THE OTHER DAY, we saw that these new shiny SSDs, with ten channel flash arrays aided by efficient controllers and DRAM buffers for spread out writes, do achieve some nasty benchmark results. What happens when we put two or four of them in parallel as a RAID0 stripe?
I took two of the Intel 32GB SLC high speed "enterprise class" drives and set up the RAID using the inbuilt Intel chipset controller. Ran the Vista disk bandwidth and removable device iops benchmarks. How about the results?
With two drives, each on its own SATA channel, the average read speed climbs to an astonishing 468 MB/s, actually nearing the half a gigabyte per second number almost half of the time - not bad at all and, still at the same below 1ms access time.
So, two drives in this case really do seem to double the total performance. How about, say... four? After all, we've got six SATA channels in there and, after this array plus the OS HDD and the SATA DVD, there are still two ports left.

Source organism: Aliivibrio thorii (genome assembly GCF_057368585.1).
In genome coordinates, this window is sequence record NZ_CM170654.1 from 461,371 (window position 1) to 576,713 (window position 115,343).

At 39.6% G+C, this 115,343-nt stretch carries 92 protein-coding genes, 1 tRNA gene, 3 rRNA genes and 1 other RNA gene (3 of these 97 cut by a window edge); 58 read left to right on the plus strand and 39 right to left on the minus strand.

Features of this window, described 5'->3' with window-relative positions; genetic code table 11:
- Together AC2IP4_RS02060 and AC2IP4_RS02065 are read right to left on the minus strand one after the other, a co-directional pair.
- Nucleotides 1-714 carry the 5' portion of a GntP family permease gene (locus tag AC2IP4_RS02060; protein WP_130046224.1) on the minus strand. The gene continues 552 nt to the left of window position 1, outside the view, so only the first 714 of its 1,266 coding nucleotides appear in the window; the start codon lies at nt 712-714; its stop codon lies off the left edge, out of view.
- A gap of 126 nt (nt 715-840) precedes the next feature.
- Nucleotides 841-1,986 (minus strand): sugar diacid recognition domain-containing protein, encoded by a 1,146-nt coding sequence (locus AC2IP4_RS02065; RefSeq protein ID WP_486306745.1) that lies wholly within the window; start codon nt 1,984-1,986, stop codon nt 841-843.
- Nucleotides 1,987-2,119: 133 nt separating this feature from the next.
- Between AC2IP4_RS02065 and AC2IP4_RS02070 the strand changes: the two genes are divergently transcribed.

OK, I added two more drives and recreated a fresh four-disk RAID0 array. Ran the benchmarks again...
Oh well, the read speed remained nearly the same, at 476 MB/s average, while the 74K ops/minute number did go lower than either the two or one drive configurations. Why? The south bridge SATA controller's total bandwidth could be an issue here, as well as the DMI bandwidth to the North Bridge and memory, which all could limit the net transfer rate. There's no reason why at least the read bandwidth shouldn't near double again when jumping from dual to quad parallel drive RAID0 setup.
Frankly, I'd rather stick with a two-disk RAID0 here, and consider RAID5 or RAID10 for anything more - the incremental performance benefits from two to four are non-existent on the Intel south bridge RAID controller at least, and - for safety sake - some fault tolerance would be welcome. It may be, in any case, useful to try this four-disk RAID0 configuration speed-wise on a true hardware RAID controller, which I'm about to do as well. µ
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